So where better to gather a group of scientists than on the vessel he once crewed, captained – and whose foundation he now runs?
Boarding in Bergen. Photo: Malin Kvamme
The Lehmkuhl would push out from Norway’s west coast in the direction of the Scottish Islands, open her sails, and open the minds of the people best placed to diagnose and problem-solve together, to highlight the fragility of this vast blue mass which is home to some 94% of our planet’s wildlife.
Rum in sufficient quantity can encourage anybody to sign up to anything. But if they did need further persuading, the Statsraad Lehmkuhl is like a sweetie shop for scientists, kitted out with umpteen kits and gadgets, gathering data from sonar echoes to the seawater’s DNA. A wave sensor at the very front of the ship, a plankton net, microplastics filter unit, a device for measuring conductivity, temperature and depth. And of course CO2 levels in the water and on the ship. Plus the wherewithal to transmit all this in real time via satellite.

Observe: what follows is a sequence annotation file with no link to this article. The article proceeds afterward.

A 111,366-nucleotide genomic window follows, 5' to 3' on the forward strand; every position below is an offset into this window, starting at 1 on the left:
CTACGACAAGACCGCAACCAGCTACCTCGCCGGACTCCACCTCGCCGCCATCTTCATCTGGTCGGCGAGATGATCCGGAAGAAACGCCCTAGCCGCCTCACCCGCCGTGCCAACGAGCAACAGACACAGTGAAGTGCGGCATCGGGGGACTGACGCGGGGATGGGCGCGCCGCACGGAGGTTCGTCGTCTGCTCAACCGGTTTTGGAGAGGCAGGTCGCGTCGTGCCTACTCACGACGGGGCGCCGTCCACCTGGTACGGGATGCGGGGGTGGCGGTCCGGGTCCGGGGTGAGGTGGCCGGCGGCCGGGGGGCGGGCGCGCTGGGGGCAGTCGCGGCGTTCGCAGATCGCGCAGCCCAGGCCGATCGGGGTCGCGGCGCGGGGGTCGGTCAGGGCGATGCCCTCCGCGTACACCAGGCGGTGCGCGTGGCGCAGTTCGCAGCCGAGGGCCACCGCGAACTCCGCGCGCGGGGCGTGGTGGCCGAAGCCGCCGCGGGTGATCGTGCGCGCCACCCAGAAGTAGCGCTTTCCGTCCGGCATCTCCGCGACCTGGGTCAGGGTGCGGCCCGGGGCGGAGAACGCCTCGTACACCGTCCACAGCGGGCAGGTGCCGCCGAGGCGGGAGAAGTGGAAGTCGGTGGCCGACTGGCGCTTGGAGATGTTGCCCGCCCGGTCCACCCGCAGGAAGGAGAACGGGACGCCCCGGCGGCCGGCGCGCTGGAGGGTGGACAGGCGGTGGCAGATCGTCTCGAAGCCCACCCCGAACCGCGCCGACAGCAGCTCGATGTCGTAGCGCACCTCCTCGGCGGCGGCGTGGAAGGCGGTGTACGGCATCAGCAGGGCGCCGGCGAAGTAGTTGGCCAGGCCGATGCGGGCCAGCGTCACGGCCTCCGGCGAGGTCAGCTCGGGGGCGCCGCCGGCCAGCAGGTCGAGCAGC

Vatle himself is no scientist. He is a one-off. An ambitious, clear-sighted CEO on a mission to guarantee the future of this vessel. He is also a seafarer’s dream: a lover of the open seas, with a voice and a personality to pull his crew along with him. He is the shantyman on board, with the lung capacity and drive to turn the most reluctant passenger into a into full blown chorister.